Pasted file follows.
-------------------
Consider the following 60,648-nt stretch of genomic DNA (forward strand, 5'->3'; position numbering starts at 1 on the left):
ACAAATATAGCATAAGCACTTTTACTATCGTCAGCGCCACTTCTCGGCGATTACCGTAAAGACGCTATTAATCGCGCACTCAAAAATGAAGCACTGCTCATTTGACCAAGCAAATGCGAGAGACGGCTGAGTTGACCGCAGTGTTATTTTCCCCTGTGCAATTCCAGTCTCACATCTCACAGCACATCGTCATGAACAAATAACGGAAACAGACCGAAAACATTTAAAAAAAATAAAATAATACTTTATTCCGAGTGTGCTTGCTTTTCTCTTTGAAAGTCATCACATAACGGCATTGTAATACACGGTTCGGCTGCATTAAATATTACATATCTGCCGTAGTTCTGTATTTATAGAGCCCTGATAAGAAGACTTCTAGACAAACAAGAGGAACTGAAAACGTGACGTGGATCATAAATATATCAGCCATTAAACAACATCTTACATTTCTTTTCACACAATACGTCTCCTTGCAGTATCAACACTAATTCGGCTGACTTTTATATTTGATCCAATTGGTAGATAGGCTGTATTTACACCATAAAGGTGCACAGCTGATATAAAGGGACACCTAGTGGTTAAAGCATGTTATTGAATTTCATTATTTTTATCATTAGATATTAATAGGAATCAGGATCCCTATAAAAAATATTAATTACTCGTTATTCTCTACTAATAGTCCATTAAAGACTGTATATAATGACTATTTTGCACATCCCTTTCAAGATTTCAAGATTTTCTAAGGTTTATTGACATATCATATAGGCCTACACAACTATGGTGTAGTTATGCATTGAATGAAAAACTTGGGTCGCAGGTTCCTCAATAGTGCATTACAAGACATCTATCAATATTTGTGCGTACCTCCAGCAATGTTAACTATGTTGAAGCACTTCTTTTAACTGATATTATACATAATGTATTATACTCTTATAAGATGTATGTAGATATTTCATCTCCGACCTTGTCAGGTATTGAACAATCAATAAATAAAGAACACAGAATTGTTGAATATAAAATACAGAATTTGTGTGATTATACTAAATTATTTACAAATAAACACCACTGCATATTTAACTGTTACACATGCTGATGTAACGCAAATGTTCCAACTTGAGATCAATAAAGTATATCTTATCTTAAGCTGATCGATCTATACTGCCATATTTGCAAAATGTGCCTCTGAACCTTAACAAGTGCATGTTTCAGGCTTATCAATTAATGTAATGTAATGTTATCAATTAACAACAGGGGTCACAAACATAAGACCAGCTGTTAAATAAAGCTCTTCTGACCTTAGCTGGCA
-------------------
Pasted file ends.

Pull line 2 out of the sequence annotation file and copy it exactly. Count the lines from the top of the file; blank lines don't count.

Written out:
ACAAATATAGCATAAGCACTTTTACTATCGTCAGCGCCACTTCTCGGCGATTACCGTAAAGACGCTATTAATCGCGCACTCAAAAATGAAGCACTGCTCATTTGACCAAGCAAATGCGAGAGACGGCTGAGTTGACCGCAGTGTTATTTTCCCCTGTGCAATTCCAGTCTCACATCTCACAGCACATCGTCATGAACAAATAACGGAAACAGACCGAAAACATTTAAAAAAAATAAAATAATACTTTATTCCGAGTGTGCTTGCTTTTCTCTTTGAAAGTCATCACATAACGGCATTGTAATACACGGTTCGGCTGCATTAAATATTACATATCTGCCGTAGTTCTGTATTTATAGAGCCCTGATAAGAAGACTTCTAGACAAACAAGAGGAACTGAAAACGTGACGTGGATCATAAATATATCAGCCATTAAACAACATCTTACATTTCTTTTCACACAATACGTCTCCTTGCAGTATCAACACTAATTCGGCTGACTTTTATATTTGATCCAATTGGTAGATAGGCTGTATTTACACCATAAAGGTGCACAGCTGATATAAAGGGACACCTAGTGGTTAAAGCATGTTATTGAATTTCATTATTTTTATCATTAGATATTAATAGGAATCAGGATCCCTATAAAAAATATTAATTACTCGTTATTCTCTACTAATAGTCCATTAAAGACTGTATATAATGACTATTTTGCACATCCCTTTCAAGATTTCAAGATTTTCTAAGGTTTATTGACATATCATATAGGCCTACACAACTATGGTGTAGTTATGCATTGAATGAAAAACTTGGGTCGCAGGTTCCTCAATAGTGCATTACAAGACATCTATCAATATTTGTGCGTACCTCCAGCAATGTTAACTATGTTGAAGCACTTCTTTTAACTGATATTATACATAATGTATTATACTCTTATAAGATGTATGTAGATATTTCATCTCCGACCTTGTCAGGTATTGAACAATCAATAAATAAAGAACACAGAATTGTTGAATATAAAATACAGAATTTGTGTGATTATACTAAATTATTTACAAATAAACACCACTGCATATTTAACTGTTACACATGCTGATGTAACGCAAATGTTCCAACTTGAGATCAATAAAGTATATCTTATCTTAAGCTGATCGATCTATACTGCCATATTTGCAAAATGTGCCTCTGAACCTTAACAAGTGCATGTTTCAGGCTTATCAATTAATGTAATGTAATGTTATCAATTAACAACAGGGGTCACAAACATAAGACCAGCTGTTAAATAAAGCTCTTCTGACCTTAGCTGGCA